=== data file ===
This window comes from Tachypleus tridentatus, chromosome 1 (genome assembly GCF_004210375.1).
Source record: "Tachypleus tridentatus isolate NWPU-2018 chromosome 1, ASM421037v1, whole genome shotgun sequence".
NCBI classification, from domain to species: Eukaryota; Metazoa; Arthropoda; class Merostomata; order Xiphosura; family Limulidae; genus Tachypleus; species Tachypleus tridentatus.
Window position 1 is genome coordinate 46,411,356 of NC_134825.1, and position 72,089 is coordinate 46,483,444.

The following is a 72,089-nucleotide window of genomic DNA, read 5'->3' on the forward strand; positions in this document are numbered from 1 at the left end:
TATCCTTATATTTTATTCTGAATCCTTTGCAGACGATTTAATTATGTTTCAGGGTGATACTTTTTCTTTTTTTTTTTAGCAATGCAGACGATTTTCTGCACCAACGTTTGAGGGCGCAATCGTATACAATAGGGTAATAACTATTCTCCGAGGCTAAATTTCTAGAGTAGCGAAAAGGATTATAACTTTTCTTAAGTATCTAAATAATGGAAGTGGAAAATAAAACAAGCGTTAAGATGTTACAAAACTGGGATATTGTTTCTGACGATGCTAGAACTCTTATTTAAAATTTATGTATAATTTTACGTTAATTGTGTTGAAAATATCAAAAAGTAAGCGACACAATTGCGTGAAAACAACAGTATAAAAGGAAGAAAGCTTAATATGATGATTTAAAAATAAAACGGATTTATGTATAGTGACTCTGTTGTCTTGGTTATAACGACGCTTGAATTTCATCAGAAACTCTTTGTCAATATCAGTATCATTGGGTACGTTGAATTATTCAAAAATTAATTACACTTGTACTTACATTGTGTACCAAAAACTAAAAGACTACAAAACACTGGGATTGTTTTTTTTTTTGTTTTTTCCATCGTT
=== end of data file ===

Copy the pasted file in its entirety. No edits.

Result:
This window comes from Tachypleus tridentatus, chromosome 1 (genome assembly GCF_004210375.1).
Source record: "Tachypleus tridentatus isolate NWPU-2018 chromosome 1, ASM421037v1, whole genome shotgun sequence".
NCBI classification, from domain to species: Eukaryota; Metazoa; Arthropoda; class Merostomata; order Xiphosura; family Limulidae; genus Tachypleus; species Tachypleus tridentatus.
Window position 1 is genome coordinate 46,411,356 of NC_134825.1, and position 72,089 is coordinate 46,483,444.

The following is a 72,089-nucleotide window of genomic DNA, read 5'->3' on the forward strand; positions in this document are numbered from 1 at the left end:
TATCCTTATATTTTATTCTGAATCCTTTGCAGACGATTTAATTATGTTTCAGGGTGATACTTTTTCTTTTTTTTTTTAGCAATGCAGACGATTTTCTGCACCAACGTTTGAGGGCGCAATCGTATACAATAGGGTAATAACTATTCTCCGAGGCTAAATTTCTAGAGTAGCGAAAAGGATTATAACTTTTCTTAAGTATCTAAATAATGGAAGTGGAAAATAAAACAAGCGTTAAGATGTTACAAAACTGGGATATTGTTTCTGACGATGCTAGAACTCTTATTTAAAATTTATGTATAATTTTACGTTAATTGTGTTGAAAATATCAAAAAGTAAGCGACACAATTGCGTGAAAACAACAGTATAAAAGGAAGAAAGCTTAATATGATGATTTAAAAATAAAACGGATTTATGTATAGTGACTCTGTTGTCTTGGTTATAACGACGCTTGAATTTCATCAGAAACTCTTTGTCAATATCAGTATCATTGGGTACGTTGAATTATTCAAAAATTAATTACACTTGTACTTACATTGTGTACCAAAAACTAAAAGACTACAAAACACTGGGATTGTTTTTTTTTTTGTTTTTTCCATCGTT